Painting a Plywood Shelf

Plywood is the material of choice for most home projects, from built-ins to kitchen cabinets. It is versatile and easily put together with screws and adhesive. To look good, however, plywood surfaces generally need to be finished well or covered with laminates of some kind. This is because most plywood sold in India is coarse grained and only veneered plywood stains well. The latter kind tend to be very expensive and not easily available. I generally paint my plywood projects.

The first step is sanding. This should not be too heavy but should level the plywood and any fillers used to plug screw holes and so on. This is also the time to do any edge treatment. I prefer to glue and nail on solid wood lipping or margin as it is locally called here. Strips of lipping or margin are widely available in most timber shops. The lipping usually needs to be planed flush with the plywood sides. A flush trim bit loaded in a router is usually the quickest way to get this done.

Next comes a coat of wood primer - putting it on with a roller is quick and easy. Be aware that most rollers create texture and not a flat smooth surface. So if you want a smooth finish you could stick to a paint brush or use a brush to paint the last couple of layers.

A few of the easily available Wood fillers

The critical part of the painting process is the application of some sort of filler over the primer to fill the grain streaks and create an absolutely flat surface. In the past, I would use a mixture of Chalk (Mitti) powder and paint but now I find a variety of fillers available in the market, beginning from Timbermate to the fillers made by all paint companies. My favourite are the acrylic fillers that are easy to apply and dry hard. Sirca also makes a good wood filler though I cannot say if it is acrylic or something else.

Shelf Primed and Sanded

The filler needs to be applied evenly but not too thickly. Once it dries it should be sanded back until it just fills in the grain, pores and whatever other indentations.

The next step is another layer of primer followed by paint. I put on the first couple of layers of paint with a roller as it goes on quickly. Hand sanding with 320 or 400 grit sandpaper in between coats is a must. The final couple of paint coats are brushed on. The roller leaves texture marks which I do not always like whereas the brush leaves a flat pattern free surface that can be lightly sanded down for a better sheen.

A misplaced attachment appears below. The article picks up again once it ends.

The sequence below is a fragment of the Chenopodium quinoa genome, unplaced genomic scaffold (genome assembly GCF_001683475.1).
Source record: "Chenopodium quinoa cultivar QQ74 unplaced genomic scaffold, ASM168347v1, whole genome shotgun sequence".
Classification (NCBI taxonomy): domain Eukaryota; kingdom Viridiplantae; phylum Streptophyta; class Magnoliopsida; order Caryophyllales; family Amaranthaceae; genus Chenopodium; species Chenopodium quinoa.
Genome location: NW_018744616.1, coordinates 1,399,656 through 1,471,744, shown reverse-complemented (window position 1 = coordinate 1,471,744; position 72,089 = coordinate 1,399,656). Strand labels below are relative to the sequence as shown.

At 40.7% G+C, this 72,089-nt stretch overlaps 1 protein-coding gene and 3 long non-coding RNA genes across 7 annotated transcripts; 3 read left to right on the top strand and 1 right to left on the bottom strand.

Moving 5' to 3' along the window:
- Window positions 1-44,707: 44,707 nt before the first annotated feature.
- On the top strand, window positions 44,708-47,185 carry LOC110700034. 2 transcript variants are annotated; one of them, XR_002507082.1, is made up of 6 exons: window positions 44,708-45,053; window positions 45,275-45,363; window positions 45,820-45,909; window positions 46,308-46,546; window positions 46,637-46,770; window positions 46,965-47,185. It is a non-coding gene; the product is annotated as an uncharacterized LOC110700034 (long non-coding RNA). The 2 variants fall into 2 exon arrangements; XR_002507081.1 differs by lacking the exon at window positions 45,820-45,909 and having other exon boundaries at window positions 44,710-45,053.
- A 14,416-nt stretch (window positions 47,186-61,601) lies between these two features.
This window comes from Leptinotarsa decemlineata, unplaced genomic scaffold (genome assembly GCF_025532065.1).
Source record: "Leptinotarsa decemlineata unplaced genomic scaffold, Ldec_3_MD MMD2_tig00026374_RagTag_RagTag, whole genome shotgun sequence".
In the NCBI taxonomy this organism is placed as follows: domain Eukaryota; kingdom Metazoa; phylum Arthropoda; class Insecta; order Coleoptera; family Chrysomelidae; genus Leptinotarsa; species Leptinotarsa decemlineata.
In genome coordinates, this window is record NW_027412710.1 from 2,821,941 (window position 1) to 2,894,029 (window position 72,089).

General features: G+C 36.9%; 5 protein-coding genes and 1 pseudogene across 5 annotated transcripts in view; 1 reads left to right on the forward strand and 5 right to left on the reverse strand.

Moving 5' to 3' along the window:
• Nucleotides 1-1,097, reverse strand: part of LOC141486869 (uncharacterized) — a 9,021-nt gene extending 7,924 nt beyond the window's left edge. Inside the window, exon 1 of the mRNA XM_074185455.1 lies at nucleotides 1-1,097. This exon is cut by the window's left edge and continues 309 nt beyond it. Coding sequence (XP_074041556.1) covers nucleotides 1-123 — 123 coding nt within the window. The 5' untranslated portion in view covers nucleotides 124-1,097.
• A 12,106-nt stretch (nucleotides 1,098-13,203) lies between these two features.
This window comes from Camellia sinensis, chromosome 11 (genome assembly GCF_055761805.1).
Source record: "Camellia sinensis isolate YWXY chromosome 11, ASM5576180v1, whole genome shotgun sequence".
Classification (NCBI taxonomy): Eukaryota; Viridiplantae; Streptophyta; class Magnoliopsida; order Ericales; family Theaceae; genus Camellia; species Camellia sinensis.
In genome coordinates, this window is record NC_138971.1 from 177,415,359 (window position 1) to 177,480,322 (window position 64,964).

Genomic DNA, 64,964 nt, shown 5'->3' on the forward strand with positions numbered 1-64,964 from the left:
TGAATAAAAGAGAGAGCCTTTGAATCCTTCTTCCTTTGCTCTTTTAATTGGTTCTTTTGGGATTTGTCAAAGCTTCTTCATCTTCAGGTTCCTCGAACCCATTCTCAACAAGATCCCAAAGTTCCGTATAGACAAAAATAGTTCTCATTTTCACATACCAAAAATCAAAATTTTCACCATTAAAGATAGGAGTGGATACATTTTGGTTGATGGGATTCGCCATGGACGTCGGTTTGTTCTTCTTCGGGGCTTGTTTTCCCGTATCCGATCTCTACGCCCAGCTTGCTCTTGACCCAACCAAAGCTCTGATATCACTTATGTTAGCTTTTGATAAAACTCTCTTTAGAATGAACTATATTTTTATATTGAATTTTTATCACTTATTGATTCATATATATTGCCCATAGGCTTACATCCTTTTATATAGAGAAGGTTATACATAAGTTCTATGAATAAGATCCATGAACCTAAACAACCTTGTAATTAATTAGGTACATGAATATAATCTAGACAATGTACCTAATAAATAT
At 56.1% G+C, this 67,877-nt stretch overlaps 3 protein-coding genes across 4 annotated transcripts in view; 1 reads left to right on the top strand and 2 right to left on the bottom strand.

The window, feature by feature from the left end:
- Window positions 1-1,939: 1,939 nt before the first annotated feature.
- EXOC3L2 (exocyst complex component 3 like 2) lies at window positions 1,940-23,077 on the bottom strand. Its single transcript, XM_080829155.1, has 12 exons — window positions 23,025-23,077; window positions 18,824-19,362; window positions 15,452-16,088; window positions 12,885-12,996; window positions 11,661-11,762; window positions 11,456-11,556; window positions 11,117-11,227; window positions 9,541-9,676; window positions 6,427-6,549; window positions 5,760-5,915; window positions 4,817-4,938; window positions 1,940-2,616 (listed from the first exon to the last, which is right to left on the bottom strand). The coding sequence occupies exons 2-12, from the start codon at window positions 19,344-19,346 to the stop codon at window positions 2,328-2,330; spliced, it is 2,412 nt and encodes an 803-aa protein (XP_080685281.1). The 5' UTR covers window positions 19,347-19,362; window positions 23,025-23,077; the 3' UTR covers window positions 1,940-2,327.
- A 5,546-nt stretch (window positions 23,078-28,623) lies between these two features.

Shelf after a couple of coats of Paint

The painting process tends to be time consuming because the paint must dry before the next coat is applied. But this is fine with most home projects. I took my time, allowed the paint to dry properly before sanding and was rewarded in the end with a pretty decent surface. I attached the 6mm plywood back only after the paint job was done. Otherwise it would have been a bit awkward to get inside the shelves with a roller.

Shelf Fixed in its Place in the Study

Once that was done I attached the doors and fixed the shelf above the computer table. That's how I finished this simple plywood project; you could try something else. Good luck with your project.

Indranil Banerjie
12 October 2018


  1. It would be nice if you put a video on this someday. I am seeing great results in your final result and someday I want to try it as well:) also what color is that , looks fabulous !!

    1. Actually I have made a video on the subject. The link is there on the page. As for the colour, don't know the name because I select a colour at the local paint shop and the computer mixes it. Dulux has hundreds of shades. I select different ones from time to time.

  2. Are you using Kreg screws for the pocket holes or any local substitute?

    1. Yes I use Kreg screws but am looking at some Chinese alternatives. I've located a few screws but can't seem to get bulk supplies. Will post in my blog if something turns up.

    2. 38mm screws in Aliexpress, Bangood etc costs more than what you can get through amazon india global store. would be nice if source for the screws can be found in India which i am sure some one would be making and exporting.

    3. I too wish someone in India would make Kreg style screws but perhaps there isn't a mass market for those here as yet.

  3. Nice post. I am searching sites related to the Indian diy and woodworker. It is informative post. I shared post with my friend. My friend working in 24 hour Des Moines Towing. Thanks for sharing.

  4. What is the type of Hinges you used for doors? Its nice n& flush.


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